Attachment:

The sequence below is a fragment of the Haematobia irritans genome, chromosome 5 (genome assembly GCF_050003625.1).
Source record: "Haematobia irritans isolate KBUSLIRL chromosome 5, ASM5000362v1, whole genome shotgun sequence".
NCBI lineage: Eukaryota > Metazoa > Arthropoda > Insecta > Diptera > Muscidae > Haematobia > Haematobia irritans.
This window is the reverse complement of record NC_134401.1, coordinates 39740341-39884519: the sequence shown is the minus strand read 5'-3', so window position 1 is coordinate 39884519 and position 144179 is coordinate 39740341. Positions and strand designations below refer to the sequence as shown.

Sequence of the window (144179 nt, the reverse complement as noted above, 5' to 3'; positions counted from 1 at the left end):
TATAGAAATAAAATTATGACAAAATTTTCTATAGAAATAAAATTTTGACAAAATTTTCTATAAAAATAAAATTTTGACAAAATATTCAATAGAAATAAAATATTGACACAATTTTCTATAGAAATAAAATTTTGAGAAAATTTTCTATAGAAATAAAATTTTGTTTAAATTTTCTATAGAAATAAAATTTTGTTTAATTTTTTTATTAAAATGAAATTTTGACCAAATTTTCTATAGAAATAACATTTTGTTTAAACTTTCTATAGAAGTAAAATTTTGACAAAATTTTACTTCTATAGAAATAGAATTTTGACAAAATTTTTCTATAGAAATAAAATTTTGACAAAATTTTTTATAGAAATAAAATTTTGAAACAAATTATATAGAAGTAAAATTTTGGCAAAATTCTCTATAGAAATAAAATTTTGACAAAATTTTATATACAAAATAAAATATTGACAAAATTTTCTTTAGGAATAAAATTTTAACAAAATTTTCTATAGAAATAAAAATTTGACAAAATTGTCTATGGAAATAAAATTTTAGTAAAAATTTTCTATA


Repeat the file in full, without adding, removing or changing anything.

The sequence below is a fragment of the Haematobia irritans genome, chromosome 5 (genome assembly GCF_050003625.1).
Source record: "Haematobia irritans isolate KBUSLIRL chromosome 5, ASM5000362v1, whole genome shotgun sequence".
NCBI lineage: Eukaryota > Metazoa > Arthropoda > Insecta > Diptera > Muscidae > Haematobia > Haematobia irritans.
This window is the reverse complement of record NC_134401.1, coordinates 39740341-39884519: the sequence shown is the minus strand read 5'-3', so window position 1 is coordinate 39884519 and position 144179 is coordinate 39740341. Positions and strand designations below refer to the sequence as shown.

Sequence of the window (144179 nt, the reverse complement as noted above, 5' to 3'; positions counted from 1 at the left end):
TATAGAAATAAAATTATGACAAAATTTTCTATAGAAATAAAATTTTGACAAAATTTTCTATAAAAATAAAATTTTGACAAAATATTCAATAGAAATAAAATATTGACACAATTTTCTATAGAAATAAAATTTTGAGAAAATTTTCTATAGAAATAAAATTTTGTTTAAATTTTCTATAGAAATAAAATTTTGTTTAATTTTTTTATTAAAATGAAATTTTGACCAAATTTTCTATAGAAATAACATTTTGTTTAAACTTTCTATAGAAGTAAAATTTTGACAAAATTTTACTTCTATAGAAATAGAATTTTGACAAAATTTTTCTATAGAAATAAAATTTTGACAAAATTTTTTATAGAAATAAAATTTTGAAACAAATTATATAGAAGTAAAATTTTGGCAAAATTCTCTATAGAAATAAAATTTTGACAAAATTTTATATACAAAATAAAATATTGACAAAATTTTCTTTAGGAATAAAATTTTAACAAAATTTTCTATAGAAATAAAAATTTGACAAAATTGTCTATGGAAATAAAATTTTAGTAAAAATTTTCTATA